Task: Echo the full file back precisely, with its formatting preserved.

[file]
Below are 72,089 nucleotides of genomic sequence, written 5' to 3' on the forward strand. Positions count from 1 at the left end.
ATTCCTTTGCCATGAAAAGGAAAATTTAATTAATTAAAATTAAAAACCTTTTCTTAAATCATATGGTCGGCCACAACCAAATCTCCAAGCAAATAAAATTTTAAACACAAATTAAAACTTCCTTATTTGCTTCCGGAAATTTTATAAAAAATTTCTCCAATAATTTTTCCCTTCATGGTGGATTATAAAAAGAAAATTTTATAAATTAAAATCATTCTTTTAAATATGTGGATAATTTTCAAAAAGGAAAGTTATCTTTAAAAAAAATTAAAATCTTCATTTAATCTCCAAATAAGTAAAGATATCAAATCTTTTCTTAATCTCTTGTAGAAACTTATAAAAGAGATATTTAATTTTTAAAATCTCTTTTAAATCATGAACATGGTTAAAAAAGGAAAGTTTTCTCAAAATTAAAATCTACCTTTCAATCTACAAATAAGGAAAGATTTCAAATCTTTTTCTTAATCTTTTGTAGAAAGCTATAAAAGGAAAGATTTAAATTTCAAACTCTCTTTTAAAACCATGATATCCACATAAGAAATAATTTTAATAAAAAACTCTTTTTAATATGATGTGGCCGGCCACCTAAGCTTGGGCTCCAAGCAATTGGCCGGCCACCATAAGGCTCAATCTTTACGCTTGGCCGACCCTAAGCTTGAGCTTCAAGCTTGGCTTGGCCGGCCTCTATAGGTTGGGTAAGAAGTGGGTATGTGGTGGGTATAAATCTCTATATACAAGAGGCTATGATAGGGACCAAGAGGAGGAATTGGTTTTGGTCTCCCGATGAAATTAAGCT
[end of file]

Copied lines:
Below are 72,089 nucleotides of genomic sequence, written 5' to 3' on the forward strand. Positions count from 1 at the left end.
ATTCCTTTGCCATGAAAAGGAAAATTTAATTAATTAAAATTAAAAACCTTTTCTTAAATCATATGGTCGGCCACAACCAAATCTCCAAGCAAATAAAATTTTAAACACAAATTAAAACTTCCTTATTTGCTTCCGGAAATTTTATAAAAAATTTCTCCAATAATTTTTCCCTTCATGGTGGATTATAAAAAGAAAATTTTATAAATTAAAATCATTCTTTTAAATATGTGGATAATTTTCAAAAAGGAAAGTTATCTTTAAAAAAAATTAAAATCTTCATTTAATCTCCAAATAAGTAAAGATATCAAATCTTTTCTTAATCTCTTGTAGAAACTTATAAAAGAGATATTTAATTTTTAAAATCTCTTTTAAATCATGAACATGGTTAAAAAAGGAAAGTTTTCTCAAAATTAAAATCTACCTTTCAATCTACAAATAAGGAAAGATTTCAAATCTTTTTCTTAATCTTTTGTAGAAAGCTATAAAAGGAAAGATTTAAATTTCAAACTCTCTTTTAAAACCATGATATCCACATAAGAAATAATTTTAATAAAAAACTCTTTTTAATATGATGTGGCCGGCCACCTAAGCTTGGGCTCCAAGCAATTGGCCGGCCACCATAAGGCTCAATCTTTACGCTTGGCCGACCCTAAGCTTGAGCTTCAAGCTTGGCTTGGCCGGCCTCTATAGGTTGGGTAAGAAGTGGGTATGTGGTGGGTATAAATCTCTATATACAAGAGGCTATGATAGGGACCAAGAGGAGGAATTGGTTTTGGTCTCCCGATGAAATTAAGCT